Raptor Population Index







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  Assessments:

Species Assessment:
Swainson's Hawk (Buteo swainsoni)

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The 10-year migration count trends for the Swainson’s Hawk suggest stable populations across North America with 93% of 14 total sites showing stable counts during this span. Increasing observations were seen at one site. Regionally, populations are mostly stable with one increasing report in the West Region (see pie charts and trend maps below). 20-year count trends (not shown) also reflect a stable population with some increases in the West Region (Gulf Region: 5 stable; West Region: 3 stable, 1 increase). Average annual numbers are highest at sites in Veracruz, Mexico, with 387,209 on average in Chichicaxtle and 244,327 per year at Cardel, Veracruz. In the United States, Corpus Christi, Texas, recorded the highest average count of 6,010 per fall. These sites reported stable counts for the past decade.

Winter survey data from the Christmas Bird Count (CBC) show stable 10-year trends continent-wide with significant declines observed in Washington. The Swainson’s Hawk has no federal status under the United States Endangered Species Act but is listed as a Species of Special Concern in Utah, Nevada, Oregon, and Washington, and as Threatened in California. Evidence suggests that the population has been reduced by as much as 90% from its pre-colonial numbers. Swainson’s Hawks commonly breed in areas of intense agriculture but require access to trees for nesting and roosting. They are especially vulnerable to habitat loss due to urbanization and land development and environmental contaminants such as agrochemical compounds.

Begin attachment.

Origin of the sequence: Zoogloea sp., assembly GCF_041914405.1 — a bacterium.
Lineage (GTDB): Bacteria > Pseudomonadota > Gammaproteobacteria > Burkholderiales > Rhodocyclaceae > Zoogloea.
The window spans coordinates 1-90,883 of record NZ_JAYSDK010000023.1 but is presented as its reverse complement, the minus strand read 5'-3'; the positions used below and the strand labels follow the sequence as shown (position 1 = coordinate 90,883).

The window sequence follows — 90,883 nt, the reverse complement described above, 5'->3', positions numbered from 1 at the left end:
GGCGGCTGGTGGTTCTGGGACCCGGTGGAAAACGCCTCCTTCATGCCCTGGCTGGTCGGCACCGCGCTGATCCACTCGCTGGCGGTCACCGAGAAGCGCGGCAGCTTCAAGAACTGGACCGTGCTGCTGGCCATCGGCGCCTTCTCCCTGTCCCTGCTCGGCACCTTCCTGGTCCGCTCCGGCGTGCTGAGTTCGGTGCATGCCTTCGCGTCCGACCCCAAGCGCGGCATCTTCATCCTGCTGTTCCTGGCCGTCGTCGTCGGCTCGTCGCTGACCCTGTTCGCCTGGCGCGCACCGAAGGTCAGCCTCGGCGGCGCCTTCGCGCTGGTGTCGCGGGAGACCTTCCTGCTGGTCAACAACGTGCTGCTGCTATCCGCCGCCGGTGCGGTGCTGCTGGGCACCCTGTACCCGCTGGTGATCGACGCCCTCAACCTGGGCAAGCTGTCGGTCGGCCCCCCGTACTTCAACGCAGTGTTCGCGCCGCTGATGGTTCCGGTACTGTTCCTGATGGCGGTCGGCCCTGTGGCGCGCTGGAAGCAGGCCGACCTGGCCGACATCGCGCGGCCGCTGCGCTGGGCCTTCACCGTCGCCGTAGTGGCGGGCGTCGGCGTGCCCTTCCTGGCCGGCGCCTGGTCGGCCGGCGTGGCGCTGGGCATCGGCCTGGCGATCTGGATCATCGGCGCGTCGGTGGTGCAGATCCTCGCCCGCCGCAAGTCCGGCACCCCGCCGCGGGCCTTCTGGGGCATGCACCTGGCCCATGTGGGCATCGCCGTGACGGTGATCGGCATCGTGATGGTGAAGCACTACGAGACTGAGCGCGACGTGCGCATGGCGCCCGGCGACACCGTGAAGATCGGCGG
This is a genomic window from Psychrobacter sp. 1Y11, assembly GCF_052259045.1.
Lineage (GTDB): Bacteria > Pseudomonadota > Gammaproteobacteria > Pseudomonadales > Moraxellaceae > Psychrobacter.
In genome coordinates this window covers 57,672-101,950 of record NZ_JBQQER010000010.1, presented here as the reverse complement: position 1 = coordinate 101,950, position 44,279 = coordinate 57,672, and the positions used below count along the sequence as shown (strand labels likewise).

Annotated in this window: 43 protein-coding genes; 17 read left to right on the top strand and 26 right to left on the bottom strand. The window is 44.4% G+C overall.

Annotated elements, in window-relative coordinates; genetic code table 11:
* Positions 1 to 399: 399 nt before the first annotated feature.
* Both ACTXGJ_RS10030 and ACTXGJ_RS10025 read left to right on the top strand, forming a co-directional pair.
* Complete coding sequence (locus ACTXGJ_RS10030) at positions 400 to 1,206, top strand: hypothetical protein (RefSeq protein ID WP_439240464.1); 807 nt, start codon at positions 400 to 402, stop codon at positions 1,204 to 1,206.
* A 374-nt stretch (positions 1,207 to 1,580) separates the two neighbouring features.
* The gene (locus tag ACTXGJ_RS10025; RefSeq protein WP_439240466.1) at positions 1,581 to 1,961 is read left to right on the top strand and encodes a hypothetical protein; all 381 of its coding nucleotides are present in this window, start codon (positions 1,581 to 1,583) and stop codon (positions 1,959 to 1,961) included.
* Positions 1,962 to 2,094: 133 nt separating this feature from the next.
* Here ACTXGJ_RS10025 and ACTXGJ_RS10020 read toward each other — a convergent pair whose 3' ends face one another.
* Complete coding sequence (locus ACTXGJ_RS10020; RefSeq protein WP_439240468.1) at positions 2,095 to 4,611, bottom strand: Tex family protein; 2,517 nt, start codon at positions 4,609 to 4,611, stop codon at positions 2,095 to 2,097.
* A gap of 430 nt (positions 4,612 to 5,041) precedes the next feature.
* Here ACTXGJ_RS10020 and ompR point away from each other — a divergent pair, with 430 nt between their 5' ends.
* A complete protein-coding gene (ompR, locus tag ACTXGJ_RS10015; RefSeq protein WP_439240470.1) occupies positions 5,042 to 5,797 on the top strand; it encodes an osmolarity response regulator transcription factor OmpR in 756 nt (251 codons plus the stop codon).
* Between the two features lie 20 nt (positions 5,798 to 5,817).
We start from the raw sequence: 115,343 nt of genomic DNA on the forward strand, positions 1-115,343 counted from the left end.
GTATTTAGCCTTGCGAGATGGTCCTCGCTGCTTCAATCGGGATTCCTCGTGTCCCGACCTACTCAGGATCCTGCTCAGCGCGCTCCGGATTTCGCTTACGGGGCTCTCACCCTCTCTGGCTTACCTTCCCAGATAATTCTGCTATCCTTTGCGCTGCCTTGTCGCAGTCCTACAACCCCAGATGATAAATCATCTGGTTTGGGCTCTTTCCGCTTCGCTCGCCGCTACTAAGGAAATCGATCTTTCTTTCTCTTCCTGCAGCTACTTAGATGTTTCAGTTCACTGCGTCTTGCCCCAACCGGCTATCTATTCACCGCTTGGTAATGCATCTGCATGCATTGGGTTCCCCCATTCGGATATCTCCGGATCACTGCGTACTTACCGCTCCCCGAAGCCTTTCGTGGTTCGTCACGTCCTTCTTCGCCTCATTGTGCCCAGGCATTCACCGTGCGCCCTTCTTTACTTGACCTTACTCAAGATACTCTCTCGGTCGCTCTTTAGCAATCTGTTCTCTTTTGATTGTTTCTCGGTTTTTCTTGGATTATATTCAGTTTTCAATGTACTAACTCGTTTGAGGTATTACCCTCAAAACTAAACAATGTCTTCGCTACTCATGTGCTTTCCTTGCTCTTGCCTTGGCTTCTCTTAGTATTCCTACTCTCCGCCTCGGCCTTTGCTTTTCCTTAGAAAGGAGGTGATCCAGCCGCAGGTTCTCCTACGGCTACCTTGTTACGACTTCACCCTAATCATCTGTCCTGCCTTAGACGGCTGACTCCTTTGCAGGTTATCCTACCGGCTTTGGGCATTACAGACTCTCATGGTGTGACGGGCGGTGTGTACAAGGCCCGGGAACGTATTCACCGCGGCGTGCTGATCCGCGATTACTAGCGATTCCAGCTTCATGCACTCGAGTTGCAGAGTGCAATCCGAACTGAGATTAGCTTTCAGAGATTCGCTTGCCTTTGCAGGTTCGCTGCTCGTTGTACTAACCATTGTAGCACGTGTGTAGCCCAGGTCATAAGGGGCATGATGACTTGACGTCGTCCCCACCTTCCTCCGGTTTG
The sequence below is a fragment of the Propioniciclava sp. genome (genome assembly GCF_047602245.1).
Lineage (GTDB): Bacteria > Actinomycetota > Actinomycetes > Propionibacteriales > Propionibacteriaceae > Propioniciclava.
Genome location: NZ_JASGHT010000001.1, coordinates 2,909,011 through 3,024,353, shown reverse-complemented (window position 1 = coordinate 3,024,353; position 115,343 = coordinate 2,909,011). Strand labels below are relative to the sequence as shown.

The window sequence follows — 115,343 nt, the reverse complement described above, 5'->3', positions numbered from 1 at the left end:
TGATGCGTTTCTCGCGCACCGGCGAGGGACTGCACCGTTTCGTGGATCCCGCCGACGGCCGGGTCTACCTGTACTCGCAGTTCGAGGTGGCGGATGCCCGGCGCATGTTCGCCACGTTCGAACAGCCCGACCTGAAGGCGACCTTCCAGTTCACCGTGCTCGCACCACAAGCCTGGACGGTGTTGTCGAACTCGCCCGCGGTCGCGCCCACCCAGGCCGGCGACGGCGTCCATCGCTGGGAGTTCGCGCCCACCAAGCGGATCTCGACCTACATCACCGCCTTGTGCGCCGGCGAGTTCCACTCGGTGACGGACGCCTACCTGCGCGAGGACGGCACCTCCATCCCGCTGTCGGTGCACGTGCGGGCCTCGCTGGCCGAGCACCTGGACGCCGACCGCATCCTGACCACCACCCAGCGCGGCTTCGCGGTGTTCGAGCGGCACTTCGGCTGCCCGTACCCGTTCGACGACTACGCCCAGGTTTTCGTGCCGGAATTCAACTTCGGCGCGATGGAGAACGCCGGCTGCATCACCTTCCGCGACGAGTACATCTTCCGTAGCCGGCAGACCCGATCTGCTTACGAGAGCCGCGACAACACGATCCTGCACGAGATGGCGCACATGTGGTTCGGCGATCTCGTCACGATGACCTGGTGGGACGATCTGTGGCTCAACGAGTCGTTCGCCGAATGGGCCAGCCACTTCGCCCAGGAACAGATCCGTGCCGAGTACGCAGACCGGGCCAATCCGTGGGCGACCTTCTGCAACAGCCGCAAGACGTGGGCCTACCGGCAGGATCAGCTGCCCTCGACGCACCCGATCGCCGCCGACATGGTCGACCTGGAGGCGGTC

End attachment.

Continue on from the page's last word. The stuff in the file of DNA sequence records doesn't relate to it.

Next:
Swainson's Hawk<br>Photo by Vic Berardi

Photo by Vic Berardi







Please cite this page as:
    D. Oleyar, D. Ethier, L. Goodrich, D. Brandes, R. Smith, J. Brown, and J. Sodergren. 2021. The Raptor Population Index: 2019 Analyses and Assessments.